We visit the Birmingham neighbourhood where rats munch on kebabs dropped in the street

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Birmingham City Council officers are clamping down on residents who do not respect where they live

Rats munching on soggy pizza and strips of rotten kebab, and bags and bags of rock-hard plaster, rubble and soil that’s been dumped by landlords and tradesmen. We’re in the heart of Birmingham’s student district, Selly Oak to be more precise, as council officers clamp down on those not respecting where they live and work.

It’s a crisp Thursday afternoon and the council’s street-cleaning team have been out since the crack of dawn filling their wagon with fly-tipped rubbish. The van is jam-packed yet, just 24 hours earlier, it was bin collection day.

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“It’s takeaway boxes and stuff like that,” a council worker said of the amount of rubbish just left less than a yard away from people’s front doors. “It’s easy food for students plus you can’t get wheelie bins on the road because it’s narrow paths. They just dump the bags out into the little coves. There’s rats. It’s just constant. Another big [problem] is building materials being dumped everywhere; soil bags, rubble bags. Builders often dump whatever they’ve got left and go. Asbestos is a really big problem as well. It’s just left everywhere.”

We’re near the Aldi here and just up from The Goose pub on Dale Road and George Road. North Road is also a particular grime spot with student digs here bang opposite around a dozen or so fast-food joints.

Birmingham City Council’s Love Your Streets team have teamed up with Birmingham’s Guild of Students, the union that looks after those studying in the city, for an all-out action day to remind those in Selly Oak to clean up their act. 

The LDRS spent an hour with the Love Your Streets team in Selly Oak with the state of the streets becoming a real concernThe LDRS spent an hour with the Love Your Streets team in Selly Oak with the state of the streets becoming a real concern
The LDRS spent an hour with the Love Your Streets team in Selly Oak with the state of the streets becoming a real concern | LDRS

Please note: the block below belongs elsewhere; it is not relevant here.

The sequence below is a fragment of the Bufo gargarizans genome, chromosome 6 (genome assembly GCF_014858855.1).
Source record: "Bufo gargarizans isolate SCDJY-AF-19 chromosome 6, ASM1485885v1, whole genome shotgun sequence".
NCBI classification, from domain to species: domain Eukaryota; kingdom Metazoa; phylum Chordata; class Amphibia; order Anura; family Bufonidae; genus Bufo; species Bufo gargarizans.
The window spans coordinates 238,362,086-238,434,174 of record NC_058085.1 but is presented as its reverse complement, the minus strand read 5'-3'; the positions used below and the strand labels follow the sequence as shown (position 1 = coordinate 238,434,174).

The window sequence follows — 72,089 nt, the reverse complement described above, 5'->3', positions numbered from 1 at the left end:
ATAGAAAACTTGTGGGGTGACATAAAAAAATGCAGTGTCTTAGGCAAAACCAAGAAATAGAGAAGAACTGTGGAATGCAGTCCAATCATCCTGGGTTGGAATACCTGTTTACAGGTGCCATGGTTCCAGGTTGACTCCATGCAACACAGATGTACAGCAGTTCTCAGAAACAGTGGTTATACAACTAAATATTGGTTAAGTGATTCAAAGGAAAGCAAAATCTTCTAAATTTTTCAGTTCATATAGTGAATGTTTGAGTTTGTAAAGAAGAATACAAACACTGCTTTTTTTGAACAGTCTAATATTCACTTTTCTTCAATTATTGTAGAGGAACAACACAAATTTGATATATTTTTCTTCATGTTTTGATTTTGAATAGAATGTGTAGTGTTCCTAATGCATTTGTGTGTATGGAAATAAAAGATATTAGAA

Detailing the problem the council faces in this particular area of the city, Selena Ellis, of the council’s Love Your Streets programme, said: “This is a mixed area of tenants of students and some residents. It’s difficult to maintain [standards] because you’ve got a lot of people coming and going and people don’t have that type of commitment to respect the area and dispose of their waste in the correct way.

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“Ideally, we want people to utilise the areas they have got to store their waste and put their rubbish out the day before collection day. We need people to have more positive behaviours when it comes to maintaining cleaner streets.

“We also have the mobile recycling centres visiting Selly Oak because students who don’t drive can’t venture over to the tip.

“If people didn’t know, it is an illegal offence to put fly tipping out on the streets. There’s all different things we see; old mattresses, building waste. We see a lot of skips that are also left for a long period of time which we have started to clamp down on.”

The LDRS spent an hour with the Love Your Streets team in Selly Oak with the state of the streets becoming a real concernThe LDRS spent an hour with the Love Your Streets team in Selly Oak with the state of the streets becoming a real concern
The LDRS spent an hour with the Love Your Streets team in Selly Oak with the state of the streets becoming a real concern | LDRS

As well as a crackdown on fly-tipped rubbish, the Guild of Students also rolled out its Junk Busters programme this week, a collaboration with the University of Birmingham to encourage youngsters to donate unwanted goods such as clothes and household items. To date, more than £181,000 has been raised for the British Heart Foundation thanks to this initiative.

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Dean Turner, from the Junk Busters team, commented: “Usually we run this in the summertime which aligns with the move in, move out period, but we’re doing extra collections over the Christmas period as well given the amount of students we have moving back home for the holidays. It’s really helped clean up the streets in Selly Oak – people can donate their old clothes to us, as opposed to just dumping them.”

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